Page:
In a state whose statehouse still flies the Confederate flag, Pinckney's election to State Legislature at such a young age was particularly significant. According to The New York Times, Pinckney served on various committees in the Senate, including finance, medical affairs, and transportation. Additionally, Pinckney was committed to public service, and he remained involved in national politics up until his death. He had been campaigning for Hillary Clinton to receive the Democratic presidential nomination.

3. He Has Been A Pastor Since He Was 18

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The Emanuel AME Church website states that Pinckney started preaching when he was just 13 years old, and was first appointed to pastor at 18, serving at various locations before being appointed pastor at Mother Emanuel in 2010. He was appointed to an AME apprenticeship as a teenager and then served as a pastor at Allen University — which is run by the AME Church — during his freshman year of college.

Back in 1999, right before Pinckney got married, the Savannah Morning News reported that he had become a pastor at Mt. Horr AME Church in Charleston County. At that time, Pinckney made it clear that his impending wedding and his new pastor position would not stop him from being involved in politics, though he told the Savannah Morning News that his first priority was his religious work.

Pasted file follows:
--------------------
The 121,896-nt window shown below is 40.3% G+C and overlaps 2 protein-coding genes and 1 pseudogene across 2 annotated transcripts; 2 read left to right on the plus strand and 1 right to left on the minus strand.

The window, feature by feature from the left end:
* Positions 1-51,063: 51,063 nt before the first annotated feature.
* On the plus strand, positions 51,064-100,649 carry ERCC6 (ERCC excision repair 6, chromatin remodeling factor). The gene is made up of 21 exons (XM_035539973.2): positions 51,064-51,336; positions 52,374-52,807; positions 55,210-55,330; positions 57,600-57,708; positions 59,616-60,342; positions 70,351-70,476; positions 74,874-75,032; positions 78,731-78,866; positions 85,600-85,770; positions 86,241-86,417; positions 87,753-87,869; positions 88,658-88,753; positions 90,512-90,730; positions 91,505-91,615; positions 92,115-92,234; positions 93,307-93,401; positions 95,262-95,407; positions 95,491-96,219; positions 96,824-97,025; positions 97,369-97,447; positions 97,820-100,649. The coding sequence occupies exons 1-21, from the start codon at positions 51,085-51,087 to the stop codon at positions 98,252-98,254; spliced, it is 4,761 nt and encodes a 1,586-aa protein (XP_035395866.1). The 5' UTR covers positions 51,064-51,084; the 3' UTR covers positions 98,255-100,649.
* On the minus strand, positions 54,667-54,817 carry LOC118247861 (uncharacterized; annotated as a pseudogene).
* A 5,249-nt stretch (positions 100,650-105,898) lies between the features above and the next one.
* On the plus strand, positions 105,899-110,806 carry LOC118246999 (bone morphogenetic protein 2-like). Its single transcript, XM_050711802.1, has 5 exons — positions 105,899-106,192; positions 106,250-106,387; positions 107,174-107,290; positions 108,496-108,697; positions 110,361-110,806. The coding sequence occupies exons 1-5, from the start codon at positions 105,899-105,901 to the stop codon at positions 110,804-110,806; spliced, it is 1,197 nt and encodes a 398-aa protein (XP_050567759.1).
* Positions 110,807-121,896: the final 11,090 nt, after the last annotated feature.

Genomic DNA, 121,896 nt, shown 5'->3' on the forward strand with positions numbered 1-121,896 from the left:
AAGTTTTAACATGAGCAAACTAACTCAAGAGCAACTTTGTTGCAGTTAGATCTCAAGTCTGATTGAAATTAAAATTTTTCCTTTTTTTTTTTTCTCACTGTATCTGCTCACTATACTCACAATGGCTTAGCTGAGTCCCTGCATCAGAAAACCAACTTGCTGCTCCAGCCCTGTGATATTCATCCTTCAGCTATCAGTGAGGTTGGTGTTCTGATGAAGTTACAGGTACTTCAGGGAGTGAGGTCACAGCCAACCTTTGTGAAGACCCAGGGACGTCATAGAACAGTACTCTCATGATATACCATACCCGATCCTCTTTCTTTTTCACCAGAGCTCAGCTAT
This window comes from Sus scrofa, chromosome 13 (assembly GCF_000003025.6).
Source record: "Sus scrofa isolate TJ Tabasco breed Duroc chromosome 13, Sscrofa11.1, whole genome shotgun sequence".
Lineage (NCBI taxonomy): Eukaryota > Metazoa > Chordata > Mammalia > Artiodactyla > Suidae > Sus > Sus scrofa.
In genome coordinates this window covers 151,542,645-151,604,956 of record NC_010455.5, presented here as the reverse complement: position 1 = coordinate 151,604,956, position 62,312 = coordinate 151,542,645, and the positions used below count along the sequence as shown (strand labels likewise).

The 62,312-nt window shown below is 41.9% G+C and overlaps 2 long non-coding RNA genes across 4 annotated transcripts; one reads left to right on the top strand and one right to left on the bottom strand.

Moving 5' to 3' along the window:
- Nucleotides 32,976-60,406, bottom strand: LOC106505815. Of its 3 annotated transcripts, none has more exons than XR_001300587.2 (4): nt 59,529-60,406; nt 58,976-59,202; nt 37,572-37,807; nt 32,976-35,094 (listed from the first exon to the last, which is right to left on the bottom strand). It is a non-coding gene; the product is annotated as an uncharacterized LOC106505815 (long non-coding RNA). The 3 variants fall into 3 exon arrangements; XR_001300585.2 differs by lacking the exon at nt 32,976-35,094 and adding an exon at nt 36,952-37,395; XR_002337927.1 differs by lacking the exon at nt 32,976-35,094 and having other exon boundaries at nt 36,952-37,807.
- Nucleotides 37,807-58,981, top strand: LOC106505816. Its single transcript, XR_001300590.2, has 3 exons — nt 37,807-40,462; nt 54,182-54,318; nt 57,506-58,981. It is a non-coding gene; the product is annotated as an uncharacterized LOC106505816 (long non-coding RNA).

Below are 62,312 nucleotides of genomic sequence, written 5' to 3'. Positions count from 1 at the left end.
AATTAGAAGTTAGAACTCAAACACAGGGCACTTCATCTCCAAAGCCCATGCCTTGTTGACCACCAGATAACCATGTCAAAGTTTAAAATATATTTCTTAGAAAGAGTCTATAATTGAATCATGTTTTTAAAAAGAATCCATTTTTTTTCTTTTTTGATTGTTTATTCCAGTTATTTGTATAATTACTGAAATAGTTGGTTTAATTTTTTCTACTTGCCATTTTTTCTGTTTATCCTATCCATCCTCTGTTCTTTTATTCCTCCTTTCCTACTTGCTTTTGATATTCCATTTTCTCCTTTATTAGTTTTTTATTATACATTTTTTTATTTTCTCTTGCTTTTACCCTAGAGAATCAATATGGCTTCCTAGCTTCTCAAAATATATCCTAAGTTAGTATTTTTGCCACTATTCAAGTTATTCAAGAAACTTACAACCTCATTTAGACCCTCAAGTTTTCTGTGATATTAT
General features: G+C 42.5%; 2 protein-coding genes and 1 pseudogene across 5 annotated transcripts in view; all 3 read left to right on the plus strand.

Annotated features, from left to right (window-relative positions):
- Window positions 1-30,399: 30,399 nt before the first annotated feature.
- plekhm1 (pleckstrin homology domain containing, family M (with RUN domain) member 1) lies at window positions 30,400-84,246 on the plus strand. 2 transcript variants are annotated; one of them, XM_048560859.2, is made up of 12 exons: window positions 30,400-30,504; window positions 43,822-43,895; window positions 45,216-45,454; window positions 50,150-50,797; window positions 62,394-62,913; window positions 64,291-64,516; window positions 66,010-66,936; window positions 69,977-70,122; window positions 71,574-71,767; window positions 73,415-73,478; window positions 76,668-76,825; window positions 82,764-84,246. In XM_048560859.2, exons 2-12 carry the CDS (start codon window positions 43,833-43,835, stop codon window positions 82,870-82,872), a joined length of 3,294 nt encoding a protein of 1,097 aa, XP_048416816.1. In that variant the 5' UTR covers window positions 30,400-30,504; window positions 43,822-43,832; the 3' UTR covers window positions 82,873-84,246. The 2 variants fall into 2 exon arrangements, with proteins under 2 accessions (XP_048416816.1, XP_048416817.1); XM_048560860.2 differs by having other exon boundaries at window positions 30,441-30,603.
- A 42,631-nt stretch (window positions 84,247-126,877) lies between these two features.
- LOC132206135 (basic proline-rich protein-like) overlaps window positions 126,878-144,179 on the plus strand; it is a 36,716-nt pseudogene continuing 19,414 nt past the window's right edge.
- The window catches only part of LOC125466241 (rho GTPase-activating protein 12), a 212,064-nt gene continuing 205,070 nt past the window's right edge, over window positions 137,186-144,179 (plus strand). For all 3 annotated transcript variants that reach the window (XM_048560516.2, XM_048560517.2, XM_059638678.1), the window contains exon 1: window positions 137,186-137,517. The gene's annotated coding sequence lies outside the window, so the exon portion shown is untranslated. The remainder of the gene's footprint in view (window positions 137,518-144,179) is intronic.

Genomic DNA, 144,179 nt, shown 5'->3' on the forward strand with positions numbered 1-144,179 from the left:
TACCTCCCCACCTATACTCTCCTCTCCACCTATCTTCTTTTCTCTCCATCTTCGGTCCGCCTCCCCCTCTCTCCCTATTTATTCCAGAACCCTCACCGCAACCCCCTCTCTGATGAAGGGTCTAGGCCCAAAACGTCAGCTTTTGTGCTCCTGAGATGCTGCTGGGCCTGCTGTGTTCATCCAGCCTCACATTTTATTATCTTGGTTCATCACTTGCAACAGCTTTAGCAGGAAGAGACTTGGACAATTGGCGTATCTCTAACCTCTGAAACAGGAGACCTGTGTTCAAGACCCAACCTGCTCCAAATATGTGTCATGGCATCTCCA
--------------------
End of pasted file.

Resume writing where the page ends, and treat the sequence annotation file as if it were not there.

[The ministry] is my first love. I see everything I do as an extension of the ministry. It's all about service. In the community, in the African American community, one person ought to say something and that is the minister. The minster is paid by the people. He doesn't work for a big company. He doesn't represent a particular special interest.

When he became a pastor at Mother Emanuel, he inherited a church with a tradition of civic engagement and civil rights work while embracing his own heritage as a fourth-generation pastor. According to the Charleston Post and Courier, his great-grandfather, Rev. Lorenzo Stevenson, sued the Democratic Party in the state to end whites-only primaries, and his uncle, Rev. Levern Stevenson, worked with the NAACP to fight for the desegregation of school buses.

4. He Was Committed To The Church As A Place Of Freedom

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In his statement Thursday morning, Obama said that "Reverend Pinckney and his congregation understood the spirit" of Dr. King, explaining that "they opened their doors to strangers who might enter a church in search of healing or redemption."

A 2013 speech by Pinckney, in which he talked about the history of the Emanuel AME Church, exemplified this. In this speech, Pinckney talked about Denmark Vesey, who once led Mother Emanuel and organized a major failed slave uprising, and how the church has come to represent freedom.

Could we not argue that America is about freedom whether we live it out or not? Freedom, equality and the pursuit of happiness. And that is what church is all about: freedom to worship and freedom from sin, freedom to be full of what God intends us to be, and to have equality in the sight of God. And sometimes you got to make noise to do that. Sometimes you may have to die like Denmark Vesey to do that. Sometimes you have to march, struggle and be unpopular to do that.

Image: Emanuel AME (1), Getty Images (3), YouTube (1)